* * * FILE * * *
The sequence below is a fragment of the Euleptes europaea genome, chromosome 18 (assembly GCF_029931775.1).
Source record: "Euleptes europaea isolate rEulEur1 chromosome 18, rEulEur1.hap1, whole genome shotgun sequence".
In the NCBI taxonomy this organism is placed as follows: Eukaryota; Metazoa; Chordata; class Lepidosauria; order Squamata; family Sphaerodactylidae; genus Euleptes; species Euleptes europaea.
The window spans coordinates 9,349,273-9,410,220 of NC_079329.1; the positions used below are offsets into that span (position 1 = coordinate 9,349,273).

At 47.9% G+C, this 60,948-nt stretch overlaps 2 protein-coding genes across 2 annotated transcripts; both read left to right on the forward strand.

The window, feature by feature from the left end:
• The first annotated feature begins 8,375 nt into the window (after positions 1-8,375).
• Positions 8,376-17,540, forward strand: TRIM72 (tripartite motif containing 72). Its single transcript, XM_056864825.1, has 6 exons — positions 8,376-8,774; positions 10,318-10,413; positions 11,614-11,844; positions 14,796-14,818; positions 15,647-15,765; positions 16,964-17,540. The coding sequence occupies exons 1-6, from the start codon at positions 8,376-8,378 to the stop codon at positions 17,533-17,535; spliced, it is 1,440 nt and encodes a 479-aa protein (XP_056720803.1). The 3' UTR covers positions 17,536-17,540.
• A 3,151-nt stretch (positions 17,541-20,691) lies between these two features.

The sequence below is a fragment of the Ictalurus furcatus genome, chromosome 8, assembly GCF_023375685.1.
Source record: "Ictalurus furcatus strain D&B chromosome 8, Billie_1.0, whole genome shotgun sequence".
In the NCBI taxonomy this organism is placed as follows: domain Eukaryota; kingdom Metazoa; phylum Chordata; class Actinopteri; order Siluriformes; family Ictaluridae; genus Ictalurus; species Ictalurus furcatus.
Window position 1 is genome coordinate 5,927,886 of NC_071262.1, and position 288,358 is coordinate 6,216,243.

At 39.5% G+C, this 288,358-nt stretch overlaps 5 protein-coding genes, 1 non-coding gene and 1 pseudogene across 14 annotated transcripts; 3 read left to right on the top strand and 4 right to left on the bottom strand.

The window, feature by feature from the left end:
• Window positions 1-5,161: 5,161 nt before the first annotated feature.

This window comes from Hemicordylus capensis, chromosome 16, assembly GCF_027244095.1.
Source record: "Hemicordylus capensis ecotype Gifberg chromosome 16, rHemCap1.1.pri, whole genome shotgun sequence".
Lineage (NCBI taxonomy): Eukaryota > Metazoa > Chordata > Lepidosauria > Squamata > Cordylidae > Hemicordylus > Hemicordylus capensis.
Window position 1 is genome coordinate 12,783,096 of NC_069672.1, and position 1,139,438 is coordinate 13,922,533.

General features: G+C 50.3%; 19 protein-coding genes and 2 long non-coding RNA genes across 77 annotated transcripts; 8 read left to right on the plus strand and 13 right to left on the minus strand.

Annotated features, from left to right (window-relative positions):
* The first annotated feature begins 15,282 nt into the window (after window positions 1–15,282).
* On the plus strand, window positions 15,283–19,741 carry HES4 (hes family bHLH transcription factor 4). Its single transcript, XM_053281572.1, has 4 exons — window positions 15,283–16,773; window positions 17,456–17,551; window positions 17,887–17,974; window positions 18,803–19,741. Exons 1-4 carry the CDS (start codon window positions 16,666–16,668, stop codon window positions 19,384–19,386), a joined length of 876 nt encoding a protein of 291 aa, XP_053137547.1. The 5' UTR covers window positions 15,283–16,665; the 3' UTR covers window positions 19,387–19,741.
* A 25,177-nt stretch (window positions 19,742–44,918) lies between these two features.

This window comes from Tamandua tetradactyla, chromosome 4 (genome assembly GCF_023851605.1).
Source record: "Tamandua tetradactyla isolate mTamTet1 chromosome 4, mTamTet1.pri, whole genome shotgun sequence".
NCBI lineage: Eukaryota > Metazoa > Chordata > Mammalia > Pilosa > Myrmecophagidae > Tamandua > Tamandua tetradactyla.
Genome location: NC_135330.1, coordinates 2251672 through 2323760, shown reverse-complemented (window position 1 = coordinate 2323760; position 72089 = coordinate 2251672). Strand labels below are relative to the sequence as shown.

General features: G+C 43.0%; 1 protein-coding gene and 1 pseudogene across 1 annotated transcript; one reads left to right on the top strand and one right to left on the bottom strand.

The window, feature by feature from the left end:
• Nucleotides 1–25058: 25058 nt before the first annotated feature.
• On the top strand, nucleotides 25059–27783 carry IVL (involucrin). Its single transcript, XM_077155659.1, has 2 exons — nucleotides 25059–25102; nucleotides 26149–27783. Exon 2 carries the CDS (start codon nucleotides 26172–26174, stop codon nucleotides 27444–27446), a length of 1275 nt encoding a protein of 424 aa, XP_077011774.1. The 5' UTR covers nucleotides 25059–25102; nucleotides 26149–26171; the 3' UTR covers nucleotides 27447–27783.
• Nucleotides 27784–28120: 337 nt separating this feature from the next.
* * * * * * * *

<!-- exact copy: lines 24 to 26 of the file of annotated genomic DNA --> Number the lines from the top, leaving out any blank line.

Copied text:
* On the plus strand, window positions 15,283–19,741 carry HES4 (hes family bHLH transcription factor 4). Its single transcript, XM_053281572.1, has 4 exons — window positions 15,283–16,773; window positions 17,456–17,551; window positions 17,887–17,974; window positions 18,803–19,741. Exons 1-4 carry the CDS (start codon window positions 16,666–16,668, stop codon window positions 19,384–19,386), a joined length of 876 nt encoding a protein of 291 aa, XP_053137547.1. The 5' UTR covers window positions 15,283–16,665; the 3' UTR covers window positions 19,387–19,741.
* A 25,177-nt stretch (window positions 19,742–44,918) lies between these two features.

This window comes from Tamandua tetradactyla, chromosome 4 (genome assembly GCF_023851605.1).